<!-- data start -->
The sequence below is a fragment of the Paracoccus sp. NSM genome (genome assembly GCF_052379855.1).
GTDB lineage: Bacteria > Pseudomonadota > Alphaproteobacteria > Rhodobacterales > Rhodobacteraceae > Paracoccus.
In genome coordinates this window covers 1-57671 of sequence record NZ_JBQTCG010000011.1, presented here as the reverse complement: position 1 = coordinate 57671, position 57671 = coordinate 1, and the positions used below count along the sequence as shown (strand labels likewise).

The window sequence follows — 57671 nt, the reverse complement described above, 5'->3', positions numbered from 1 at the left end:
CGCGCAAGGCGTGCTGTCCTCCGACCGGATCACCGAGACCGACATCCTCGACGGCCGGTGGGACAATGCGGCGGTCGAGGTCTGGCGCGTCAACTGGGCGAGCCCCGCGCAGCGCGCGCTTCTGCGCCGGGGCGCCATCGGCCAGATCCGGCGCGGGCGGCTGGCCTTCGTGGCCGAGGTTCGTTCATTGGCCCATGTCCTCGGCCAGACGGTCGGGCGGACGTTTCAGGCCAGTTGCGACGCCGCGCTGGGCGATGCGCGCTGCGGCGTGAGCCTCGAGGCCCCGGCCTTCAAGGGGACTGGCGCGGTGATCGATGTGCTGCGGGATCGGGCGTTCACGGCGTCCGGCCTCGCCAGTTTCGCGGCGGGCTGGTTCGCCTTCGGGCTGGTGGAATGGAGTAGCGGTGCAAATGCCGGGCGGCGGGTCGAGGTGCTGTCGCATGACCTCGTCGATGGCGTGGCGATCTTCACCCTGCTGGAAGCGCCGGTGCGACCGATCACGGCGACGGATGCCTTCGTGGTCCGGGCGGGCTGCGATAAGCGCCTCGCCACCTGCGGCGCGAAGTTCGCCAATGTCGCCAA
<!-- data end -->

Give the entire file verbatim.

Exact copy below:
The sequence below is a fragment of the Paracoccus sp. NSM genome (genome assembly GCF_052379855.1).
GTDB lineage: Bacteria > Pseudomonadota > Alphaproteobacteria > Rhodobacterales > Rhodobacteraceae > Paracoccus.
In genome coordinates this window covers 1-57671 of sequence record NZ_JBQTCG010000011.1, presented here as the reverse complement: position 1 = coordinate 57671, position 57671 = coordinate 1, and the positions used below count along the sequence as shown (strand labels likewise).

The window sequence follows — 57671 nt, the reverse complement described above, 5'->3', positions numbered from 1 at the left end:
CGCGCAAGGCGTGCTGTCCTCCGACCGGATCACCGAGACCGACATCCTCGACGGCCGGTGGGACAATGCGGCGGTCGAGGTCTGGCGCGTCAACTGGGCGAGCCCCGCGCAGCGCGCGCTTCTGCGCCGGGGCGCCATCGGCCAGATCCGGCGCGGGCGGCTGGCCTTCGTGGCCGAGGTTCGTTCATTGGCCCATGTCCTCGGCCAGACGGTCGGGCGGACGTTTCAGGCCAGTTGCGACGCCGCGCTGGGCGATGCGCGCTGCGGCGTGAGCCTCGAGGCCCCGGCCTTCAAGGGGACTGGCGCGGTGATCGATGTGCTGCGGGATCGGGCGTTCACGGCGTCCGGCCTCGCCAGTTTCGCGGCGGGCTGGTTCGCCTTCGGGCTGGTGGAATGGAGTAGCGGTGCAAATGCCGGGCGGCGGGTCGAGGTGCTGTCGCATGACCTCGTCGATGGCGTGGCGATCTTCACCCTGCTGGAAGCGCCGGTGCGACCGATCACGGCGACGGATGCCTTCGTGGTCCGGGCGGGCTGCGATAAGCGCCTCGCCACCTGCGGCGCGAAGTTCGCCAATGTCGCCAA